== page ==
“Bill Bensley and I sat down with a model of the Trisara headland and we placed the villas upon it to make sure each one had a view of the sea and not of its neighbours,” notes Lark. Such careful attention to detail a decade ago meant that each of the 48 ocean facing pool villas offer infinity edge swimming pools with vistas framed by mature foliage. They make guests feel like they are staying in their own little piece of paradise, and come complete with private access to the beach.

“When guests stay at a pool villa, they are expecting to be wowed,” notes Almeida. “They are expecting amazing views but privacy at the same time. Pool design for resort villas is about providing guests with an experience and situation where they do not need to leave their villa.

“The trend, therefore, is for pools to get bigger and more spectacular. Pools are engaging with their surrounding landscape and also with their villa to provide seamless flow from inside to outside, both functionally and visually.”

Despite the obvious lack of lifeguards in private pool villas, the trend is to design them to be as open as possible.

“For families with young children, we can install gates around the pool,” says Trisara’s Melon.

Whether it is a six-bedroom residence for large groups or a one-bedroom honeymoon retreat, Trisara’s villas are all oriented towards the rectangular swimming pool and views out to sea. A generous wooden deck allows for flexible furniture arrangements: sun loungers facing the pool during the day can be moved aside for early morning yoga sessions poolside or evening barbecue dinners.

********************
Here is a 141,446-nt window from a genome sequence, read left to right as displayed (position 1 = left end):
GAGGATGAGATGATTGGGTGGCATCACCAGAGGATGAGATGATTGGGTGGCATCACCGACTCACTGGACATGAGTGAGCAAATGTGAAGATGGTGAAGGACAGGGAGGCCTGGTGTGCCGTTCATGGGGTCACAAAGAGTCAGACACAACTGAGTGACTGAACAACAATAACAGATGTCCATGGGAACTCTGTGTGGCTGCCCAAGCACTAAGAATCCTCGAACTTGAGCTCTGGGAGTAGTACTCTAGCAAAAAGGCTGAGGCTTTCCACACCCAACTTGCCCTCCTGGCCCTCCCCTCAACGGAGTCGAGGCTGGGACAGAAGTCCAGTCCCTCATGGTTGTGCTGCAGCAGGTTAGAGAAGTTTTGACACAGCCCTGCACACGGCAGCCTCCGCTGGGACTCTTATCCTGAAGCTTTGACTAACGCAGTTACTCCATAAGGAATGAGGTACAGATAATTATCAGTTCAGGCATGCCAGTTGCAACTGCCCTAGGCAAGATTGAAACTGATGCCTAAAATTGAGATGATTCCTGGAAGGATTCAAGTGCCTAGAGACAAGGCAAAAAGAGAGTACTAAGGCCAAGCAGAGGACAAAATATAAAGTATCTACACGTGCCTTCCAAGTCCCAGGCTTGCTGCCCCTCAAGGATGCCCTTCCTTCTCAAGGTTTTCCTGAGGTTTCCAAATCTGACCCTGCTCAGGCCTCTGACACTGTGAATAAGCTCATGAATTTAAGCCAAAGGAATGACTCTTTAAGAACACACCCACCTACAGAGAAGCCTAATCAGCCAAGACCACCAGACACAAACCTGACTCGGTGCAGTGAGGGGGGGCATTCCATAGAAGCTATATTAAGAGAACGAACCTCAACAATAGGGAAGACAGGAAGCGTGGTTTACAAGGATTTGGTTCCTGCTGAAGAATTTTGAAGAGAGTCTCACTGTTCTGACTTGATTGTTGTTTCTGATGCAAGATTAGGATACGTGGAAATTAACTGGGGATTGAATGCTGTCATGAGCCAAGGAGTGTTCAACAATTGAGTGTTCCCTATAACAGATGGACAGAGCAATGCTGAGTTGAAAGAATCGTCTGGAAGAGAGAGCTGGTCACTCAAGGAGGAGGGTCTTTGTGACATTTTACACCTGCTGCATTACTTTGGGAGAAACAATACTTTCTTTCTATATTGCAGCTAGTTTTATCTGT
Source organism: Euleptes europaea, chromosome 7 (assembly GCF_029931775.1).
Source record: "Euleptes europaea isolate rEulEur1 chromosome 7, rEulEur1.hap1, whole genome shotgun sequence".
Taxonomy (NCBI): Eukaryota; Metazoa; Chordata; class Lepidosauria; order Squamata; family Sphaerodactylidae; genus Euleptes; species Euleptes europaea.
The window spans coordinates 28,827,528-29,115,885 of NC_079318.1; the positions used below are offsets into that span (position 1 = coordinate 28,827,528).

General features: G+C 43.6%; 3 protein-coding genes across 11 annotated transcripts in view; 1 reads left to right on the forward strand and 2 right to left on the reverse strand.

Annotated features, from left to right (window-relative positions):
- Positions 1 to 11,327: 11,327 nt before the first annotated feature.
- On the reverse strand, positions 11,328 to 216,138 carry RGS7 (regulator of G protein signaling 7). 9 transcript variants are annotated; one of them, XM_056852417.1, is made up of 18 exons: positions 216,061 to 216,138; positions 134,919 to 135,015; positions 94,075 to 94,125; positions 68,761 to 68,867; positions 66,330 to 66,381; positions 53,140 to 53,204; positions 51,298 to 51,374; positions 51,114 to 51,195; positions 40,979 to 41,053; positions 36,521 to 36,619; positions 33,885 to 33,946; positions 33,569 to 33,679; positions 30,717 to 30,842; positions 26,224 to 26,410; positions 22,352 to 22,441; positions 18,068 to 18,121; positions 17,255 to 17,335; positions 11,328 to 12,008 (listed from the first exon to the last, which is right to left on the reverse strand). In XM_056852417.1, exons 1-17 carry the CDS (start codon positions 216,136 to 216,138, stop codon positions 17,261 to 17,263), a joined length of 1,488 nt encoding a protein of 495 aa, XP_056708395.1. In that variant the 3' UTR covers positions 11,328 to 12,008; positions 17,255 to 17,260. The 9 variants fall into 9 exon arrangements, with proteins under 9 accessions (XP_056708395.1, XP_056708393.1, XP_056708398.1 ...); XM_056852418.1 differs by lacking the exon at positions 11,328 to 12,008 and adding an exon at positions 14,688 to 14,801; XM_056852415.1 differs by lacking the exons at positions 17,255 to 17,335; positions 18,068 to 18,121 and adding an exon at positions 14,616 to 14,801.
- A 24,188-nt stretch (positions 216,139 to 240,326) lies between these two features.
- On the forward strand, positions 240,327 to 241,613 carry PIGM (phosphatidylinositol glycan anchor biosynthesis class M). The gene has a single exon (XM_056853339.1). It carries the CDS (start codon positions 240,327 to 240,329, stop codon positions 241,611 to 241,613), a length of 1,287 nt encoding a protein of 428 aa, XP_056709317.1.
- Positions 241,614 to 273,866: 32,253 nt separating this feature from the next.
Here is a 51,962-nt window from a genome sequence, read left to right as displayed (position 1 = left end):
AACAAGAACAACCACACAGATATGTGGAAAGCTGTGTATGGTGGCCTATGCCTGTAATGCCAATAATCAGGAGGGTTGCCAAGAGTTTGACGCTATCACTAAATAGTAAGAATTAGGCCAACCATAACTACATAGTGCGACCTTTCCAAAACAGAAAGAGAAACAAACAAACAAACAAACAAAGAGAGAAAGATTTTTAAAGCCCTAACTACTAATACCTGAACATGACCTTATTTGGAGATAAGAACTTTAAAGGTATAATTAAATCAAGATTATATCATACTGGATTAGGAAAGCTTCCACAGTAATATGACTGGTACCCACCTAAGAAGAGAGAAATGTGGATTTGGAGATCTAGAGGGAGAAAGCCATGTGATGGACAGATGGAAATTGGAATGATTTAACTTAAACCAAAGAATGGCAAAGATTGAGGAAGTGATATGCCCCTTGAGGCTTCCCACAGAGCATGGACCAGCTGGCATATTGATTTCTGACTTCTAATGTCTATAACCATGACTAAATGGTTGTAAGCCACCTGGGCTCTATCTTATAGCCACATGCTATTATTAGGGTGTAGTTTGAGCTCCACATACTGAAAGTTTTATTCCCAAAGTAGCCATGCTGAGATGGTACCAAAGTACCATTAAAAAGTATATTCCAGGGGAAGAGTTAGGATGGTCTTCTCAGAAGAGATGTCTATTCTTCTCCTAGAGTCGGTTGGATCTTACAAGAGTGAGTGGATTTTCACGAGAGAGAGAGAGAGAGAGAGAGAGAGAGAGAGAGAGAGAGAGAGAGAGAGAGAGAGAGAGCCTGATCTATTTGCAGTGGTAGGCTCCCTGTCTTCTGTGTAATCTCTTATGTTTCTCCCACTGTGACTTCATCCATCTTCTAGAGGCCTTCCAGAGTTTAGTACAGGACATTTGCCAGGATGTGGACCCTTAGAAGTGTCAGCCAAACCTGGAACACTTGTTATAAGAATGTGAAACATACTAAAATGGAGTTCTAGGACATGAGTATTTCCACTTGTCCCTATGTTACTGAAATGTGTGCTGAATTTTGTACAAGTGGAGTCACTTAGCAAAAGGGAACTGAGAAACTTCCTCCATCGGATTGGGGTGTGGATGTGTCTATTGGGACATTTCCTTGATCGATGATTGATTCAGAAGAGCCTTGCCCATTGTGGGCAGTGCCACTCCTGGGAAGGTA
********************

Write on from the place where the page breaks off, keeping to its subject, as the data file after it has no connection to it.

The pool typically has a deeper section in the middle, while its perimeter is shallower. Stairs leading down to the pool are designed to double as seating.

Pullman offers 277 keys including one or two-bedroom villas, each with free-form, infinity edge swimming pools. The pool takes up a significant portion of the villa’s length, with bathroom, bedroom, pool deck and sala all directly accessible to the swimming pool.

Enhancing the guest experience

“They were designed to be extensions of the entire villa,” explains Almeida. “They are essential to the guest experience.”

Guests jump right in via fully operable sliding glass doors or descend via stairs adjacent to sun loungers. The blue tiles and curvilinear edge of the private pools blend in with the sea and sky’s natural forms, merging the pool with the surrounding landscape effortlessly.

Structurally, infinity edge pools can prove to be challenging.

“The visual benefits of an infinity edge pool versus a traditional one are significant, but come at a cost,” cautions Almeida. “The greater the amount of overflow to create the infinity edge, the greater amount of water tank storage is required, along with pumping that water back into the pool. The overflow detail to catch the water around the perimeter of the pool also adds costs to the overall design.

“In addition, infinity edge pools require a high degree of workmanship so that the overflow edge is perfectly straight and aligned, to avoid a visual break in the sheet of water at the edge. Many projects these days use a mix of traditional edge detail, where the water is contained, and infinity edge, where the view is focused, so that cost versus aesthetics is balanced.”